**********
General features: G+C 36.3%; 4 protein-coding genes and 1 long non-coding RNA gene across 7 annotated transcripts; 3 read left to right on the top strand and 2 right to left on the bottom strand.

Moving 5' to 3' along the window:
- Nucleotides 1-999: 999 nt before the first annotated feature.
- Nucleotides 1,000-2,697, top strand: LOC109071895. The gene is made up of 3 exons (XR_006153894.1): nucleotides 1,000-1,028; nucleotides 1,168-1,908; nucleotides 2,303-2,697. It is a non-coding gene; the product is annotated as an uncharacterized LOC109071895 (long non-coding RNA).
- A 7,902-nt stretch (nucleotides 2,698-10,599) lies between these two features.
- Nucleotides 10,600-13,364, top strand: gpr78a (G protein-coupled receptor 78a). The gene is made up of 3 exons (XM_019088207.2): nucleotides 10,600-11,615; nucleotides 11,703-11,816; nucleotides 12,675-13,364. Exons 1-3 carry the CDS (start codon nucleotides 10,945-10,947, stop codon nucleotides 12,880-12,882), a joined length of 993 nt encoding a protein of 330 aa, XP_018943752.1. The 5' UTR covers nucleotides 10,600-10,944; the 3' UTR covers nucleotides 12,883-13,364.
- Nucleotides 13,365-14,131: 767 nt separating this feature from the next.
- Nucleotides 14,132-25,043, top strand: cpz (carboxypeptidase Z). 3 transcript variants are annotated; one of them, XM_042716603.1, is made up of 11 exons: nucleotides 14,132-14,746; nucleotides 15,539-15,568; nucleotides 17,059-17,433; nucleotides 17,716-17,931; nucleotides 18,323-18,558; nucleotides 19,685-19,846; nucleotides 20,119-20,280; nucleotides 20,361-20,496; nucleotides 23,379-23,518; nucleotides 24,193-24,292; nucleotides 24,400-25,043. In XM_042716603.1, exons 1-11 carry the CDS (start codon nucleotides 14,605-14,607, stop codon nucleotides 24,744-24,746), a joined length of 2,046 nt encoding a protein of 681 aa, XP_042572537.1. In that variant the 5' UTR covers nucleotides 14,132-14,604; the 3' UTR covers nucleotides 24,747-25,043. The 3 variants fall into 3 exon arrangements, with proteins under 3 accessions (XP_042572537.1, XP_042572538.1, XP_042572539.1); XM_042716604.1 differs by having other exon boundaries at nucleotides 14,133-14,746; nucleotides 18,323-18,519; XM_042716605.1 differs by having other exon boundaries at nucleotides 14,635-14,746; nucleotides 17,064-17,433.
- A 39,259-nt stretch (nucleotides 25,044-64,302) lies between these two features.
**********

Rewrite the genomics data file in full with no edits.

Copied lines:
General features: G+C 36.3%; 4 protein-coding genes and 1 long non-coding RNA gene across 7 annotated transcripts; 3 read left to right on the top strand and 2 right to left on the bottom strand.

Moving 5' to 3' along the window:
- Nucleotides 1-999: 999 nt before the first annotated feature.
- Nucleotides 1,000-2,697, top strand: LOC109071895. The gene is made up of 3 exons (XR_006153894.1): nucleotides 1,000-1,028; nucleotides 1,168-1,908; nucleotides 2,303-2,697. It is a non-coding gene; the product is annotated as an uncharacterized LOC109071895 (long non-coding RNA).
- A 7,902-nt stretch (nucleotides 2,698-10,599) lies between these two features.
- Nucleotides 10,600-13,364, top strand: gpr78a (G protein-coupled receptor 78a). The gene is made up of 3 exons (XM_019088207.2): nucleotides 10,600-11,615; nucleotides 11,703-11,816; nucleotides 12,675-13,364. Exons 1-3 carry the CDS (start codon nucleotides 10,945-10,947, stop codon nucleotides 12,880-12,882), a joined length of 993 nt encoding a protein of 330 aa, XP_018943752.1. The 5' UTR covers nucleotides 10,600-10,944; the 3' UTR covers nucleotides 12,883-13,364.
- Nucleotides 13,365-14,131: 767 nt separating this feature from the next.
- Nucleotides 14,132-25,043, top strand: cpz (carboxypeptidase Z). 3 transcript variants are annotated; one of them, XM_042716603.1, is made up of 11 exons: nucleotides 14,132-14,746; nucleotides 15,539-15,568; nucleotides 17,059-17,433; nucleotides 17,716-17,931; nucleotides 18,323-18,558; nucleotides 19,685-19,846; nucleotides 20,119-20,280; nucleotides 20,361-20,496; nucleotides 23,379-23,518; nucleotides 24,193-24,292; nucleotides 24,400-25,043. In XM_042716603.1, exons 1-11 carry the CDS (start codon nucleotides 14,605-14,607, stop codon nucleotides 24,744-24,746), a joined length of 2,046 nt encoding a protein of 681 aa, XP_042572537.1. In that variant the 5' UTR covers nucleotides 14,132-14,604; the 3' UTR covers nucleotides 24,747-25,043. The 3 variants fall into 3 exon arrangements, with proteins under 3 accessions (XP_042572537.1, XP_042572538.1, XP_042572539.1); XM_042716604.1 differs by having other exon boundaries at nucleotides 14,133-14,746; nucleotides 18,323-18,519; XM_042716605.1 differs by having other exon boundaries at nucleotides 14,635-14,746; nucleotides 17,064-17,433.
- A 39,259-nt stretch (nucleotides 25,044-64,302) lies between these two features.